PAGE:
Picking a fight you know you can win is classic bully territory. There is no question that guns make some people feel empowered and willing to be more aggressive, take bigger “chances” and inspire false bravado. Stand-your-ground laws like those germane to this case in Florida only further stiffen such misguided attitudes. Not just for the sake of future victims like Trayvon Martin, but also for the sake of future killers like George Zimmerman, we as a people in a representative democracy must do our best to repeal stand-your-ground laws and prevent new ones from being written. We must also disallow gun-toters to pick fights with people who are unarmed and minding their own business. We must impose strict penalties for those who violate such laws and certainly disallow claims of “self-defense” in such instances. Carrying a sidearm, if allowed at all, MUST come with strict and serious regulations and consequences. As it “stands,” it seems that we have lost our minds and let the insanity of  gun culture win the day yet again.

Thanks for reading me,

-C. Lambeth

Commenters: Jason Reece , Samuel Reynolds

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About C_Lambeth

I currently live in the Pacific Northwest. I graduated from Missouri State University with a Bachelor's of Science and from George Fox Seminary (now Portland Seminary) with a Master's of Divinity. In addition to knowing Christ and helping others know him, I am passionate about peace, the environment, Christian feminism, justice for all (not just the wealthy) and being a lifelong learner. Please feel free to comment on any of the posts here or to suggest new posts altogether. Thank you for reading me! -CL
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32 Responses to Trayvon Martin and the Insanity of Gun Culture

  1. Faith says:

    Amen.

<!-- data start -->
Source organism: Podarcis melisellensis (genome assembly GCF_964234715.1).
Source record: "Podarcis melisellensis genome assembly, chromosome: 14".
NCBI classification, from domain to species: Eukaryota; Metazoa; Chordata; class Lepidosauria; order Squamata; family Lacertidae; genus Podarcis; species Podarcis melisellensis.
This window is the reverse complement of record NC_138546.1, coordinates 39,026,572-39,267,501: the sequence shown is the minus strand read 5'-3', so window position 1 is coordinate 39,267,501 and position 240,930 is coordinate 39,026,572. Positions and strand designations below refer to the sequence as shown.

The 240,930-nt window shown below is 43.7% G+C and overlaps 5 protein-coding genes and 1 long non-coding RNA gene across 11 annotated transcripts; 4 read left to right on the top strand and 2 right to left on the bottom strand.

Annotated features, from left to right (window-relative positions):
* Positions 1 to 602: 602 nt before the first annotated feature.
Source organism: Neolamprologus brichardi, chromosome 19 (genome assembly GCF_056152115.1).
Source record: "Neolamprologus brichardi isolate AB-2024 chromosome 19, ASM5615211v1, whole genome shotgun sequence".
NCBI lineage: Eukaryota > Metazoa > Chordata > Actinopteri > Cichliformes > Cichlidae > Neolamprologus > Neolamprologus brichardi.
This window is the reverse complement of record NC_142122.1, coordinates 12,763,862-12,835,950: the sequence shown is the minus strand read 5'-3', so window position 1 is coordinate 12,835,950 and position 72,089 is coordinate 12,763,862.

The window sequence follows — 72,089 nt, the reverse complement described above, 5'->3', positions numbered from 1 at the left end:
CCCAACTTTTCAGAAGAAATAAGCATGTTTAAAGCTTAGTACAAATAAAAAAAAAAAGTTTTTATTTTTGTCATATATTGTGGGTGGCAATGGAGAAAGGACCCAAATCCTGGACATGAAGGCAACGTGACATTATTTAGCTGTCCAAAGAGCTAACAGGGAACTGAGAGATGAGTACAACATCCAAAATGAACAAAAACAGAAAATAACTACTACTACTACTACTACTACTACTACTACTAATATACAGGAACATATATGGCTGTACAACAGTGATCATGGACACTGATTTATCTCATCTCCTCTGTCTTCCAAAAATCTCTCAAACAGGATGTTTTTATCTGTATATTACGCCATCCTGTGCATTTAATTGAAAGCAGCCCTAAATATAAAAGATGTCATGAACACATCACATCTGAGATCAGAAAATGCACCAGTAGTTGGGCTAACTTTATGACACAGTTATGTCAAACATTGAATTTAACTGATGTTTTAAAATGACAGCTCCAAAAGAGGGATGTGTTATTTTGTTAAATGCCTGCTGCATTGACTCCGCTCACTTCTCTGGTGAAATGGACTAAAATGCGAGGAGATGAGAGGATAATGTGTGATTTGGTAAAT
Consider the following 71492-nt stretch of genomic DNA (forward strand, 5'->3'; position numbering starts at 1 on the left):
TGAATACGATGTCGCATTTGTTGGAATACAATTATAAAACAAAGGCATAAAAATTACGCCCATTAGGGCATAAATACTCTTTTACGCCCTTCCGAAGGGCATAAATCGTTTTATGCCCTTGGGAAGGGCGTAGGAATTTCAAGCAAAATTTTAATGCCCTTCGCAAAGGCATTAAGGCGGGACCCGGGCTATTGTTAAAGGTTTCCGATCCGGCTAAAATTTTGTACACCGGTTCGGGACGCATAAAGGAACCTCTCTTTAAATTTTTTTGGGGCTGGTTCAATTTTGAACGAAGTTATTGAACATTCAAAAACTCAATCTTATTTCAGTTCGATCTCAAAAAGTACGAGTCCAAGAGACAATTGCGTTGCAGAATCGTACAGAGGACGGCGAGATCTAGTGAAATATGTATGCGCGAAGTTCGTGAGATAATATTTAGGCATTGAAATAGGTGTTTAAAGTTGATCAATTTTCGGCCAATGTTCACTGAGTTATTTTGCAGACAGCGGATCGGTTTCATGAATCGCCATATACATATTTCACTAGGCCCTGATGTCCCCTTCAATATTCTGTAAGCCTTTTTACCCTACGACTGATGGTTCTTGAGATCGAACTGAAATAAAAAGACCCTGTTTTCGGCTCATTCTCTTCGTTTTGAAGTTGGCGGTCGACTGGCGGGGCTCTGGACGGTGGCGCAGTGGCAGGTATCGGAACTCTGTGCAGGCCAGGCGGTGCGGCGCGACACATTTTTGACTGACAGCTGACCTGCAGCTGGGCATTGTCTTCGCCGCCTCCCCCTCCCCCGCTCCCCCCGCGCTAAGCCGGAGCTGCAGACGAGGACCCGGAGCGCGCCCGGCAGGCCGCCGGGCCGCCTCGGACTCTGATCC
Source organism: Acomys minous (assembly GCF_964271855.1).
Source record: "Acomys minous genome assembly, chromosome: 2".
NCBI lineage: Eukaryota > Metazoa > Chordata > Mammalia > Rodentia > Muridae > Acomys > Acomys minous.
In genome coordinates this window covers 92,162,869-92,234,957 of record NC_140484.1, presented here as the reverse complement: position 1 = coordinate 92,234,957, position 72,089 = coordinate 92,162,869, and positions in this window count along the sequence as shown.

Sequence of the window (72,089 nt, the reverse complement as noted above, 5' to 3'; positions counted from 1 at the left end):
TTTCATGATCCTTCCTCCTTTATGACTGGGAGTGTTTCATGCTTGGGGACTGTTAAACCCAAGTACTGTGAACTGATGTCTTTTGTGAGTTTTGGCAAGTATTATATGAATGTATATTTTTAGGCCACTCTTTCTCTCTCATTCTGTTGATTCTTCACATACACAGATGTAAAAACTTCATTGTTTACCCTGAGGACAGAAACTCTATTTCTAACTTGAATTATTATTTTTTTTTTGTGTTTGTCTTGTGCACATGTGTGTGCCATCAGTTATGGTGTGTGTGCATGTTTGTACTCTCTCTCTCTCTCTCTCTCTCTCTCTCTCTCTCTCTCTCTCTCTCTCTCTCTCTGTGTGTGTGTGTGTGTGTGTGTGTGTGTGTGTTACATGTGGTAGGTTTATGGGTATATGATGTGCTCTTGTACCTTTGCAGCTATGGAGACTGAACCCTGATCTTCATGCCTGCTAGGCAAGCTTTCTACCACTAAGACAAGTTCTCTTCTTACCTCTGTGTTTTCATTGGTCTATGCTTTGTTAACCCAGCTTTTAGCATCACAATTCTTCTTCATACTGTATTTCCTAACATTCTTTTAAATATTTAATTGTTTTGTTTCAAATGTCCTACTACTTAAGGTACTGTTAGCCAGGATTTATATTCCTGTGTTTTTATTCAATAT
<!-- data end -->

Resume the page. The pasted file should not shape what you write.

2. C_L says:

    Thanks to my friend, Reynolds, who pointed out my misspelling of Trayvon’s name. Fixed it.

  3. Reynolds says:

    #1. “Trayvon responded to the aggressor and was shot and killed for it. The killer walks away without consequence. There is no dispute about these facts whatsoever.” A response is an inquiry. A response would have been appropriate in this situation. Trayvon Martin was not shot because of a response, he was shot because he attacked. Trayvon Martin attacked George Zimmerman and was shot, not because he attacked him, but because he was on top of him, beating him, and preventing him from escaping, which as GZ claimed, led him to fear for his life and gave him no recourse but to defend it with deadly force. This was verified by forensics and eyewitnesses.

    #2. You are assuming that GZ following TM was “picking a fight”. There is a leap from following/profiling to instigating a fight. I will get into that.

    #3. “…all gun-toting, trigger happy, self-styled vigilantes everywhere just learned a titillating message and have been blessed with justification for picking fights and gunning down anyone who resists” Justification? Blesses? GZ is reviled, despised, and has been criticized by everyone, including the President. The fact that he was acquitted because of FLORIDA’S (and not every other state’s) self-defense law, is a specific and sovereign legal issue endemic to that particular state and not relevant to say a gun-toting vigilante in WA. State law, not Federal law acquitted him.

    #4. “What would have happened if George Zimmerman had not possessed a gun?” “Would Zimmerman have approached Martin at all (or at least in the way that he did) if he had not felt empowered and cock-sure by having a gun in his vest?” . My answer to this, Corbin, is NO. GZ did what he did because he felt protected by his firearm (but I will provide a counter for that when I lay out my logic on this case).

    #5. “Picking a fight you know you can win is classic bully territory”. Very True. This statement is very true, but not necessarily applicable.

    Ok, Here goes.

    #1. GZ sees TM walking along suspiciously.
    What makes TM suspicious?
    A.) He is black and GZ is a racist who is profiling?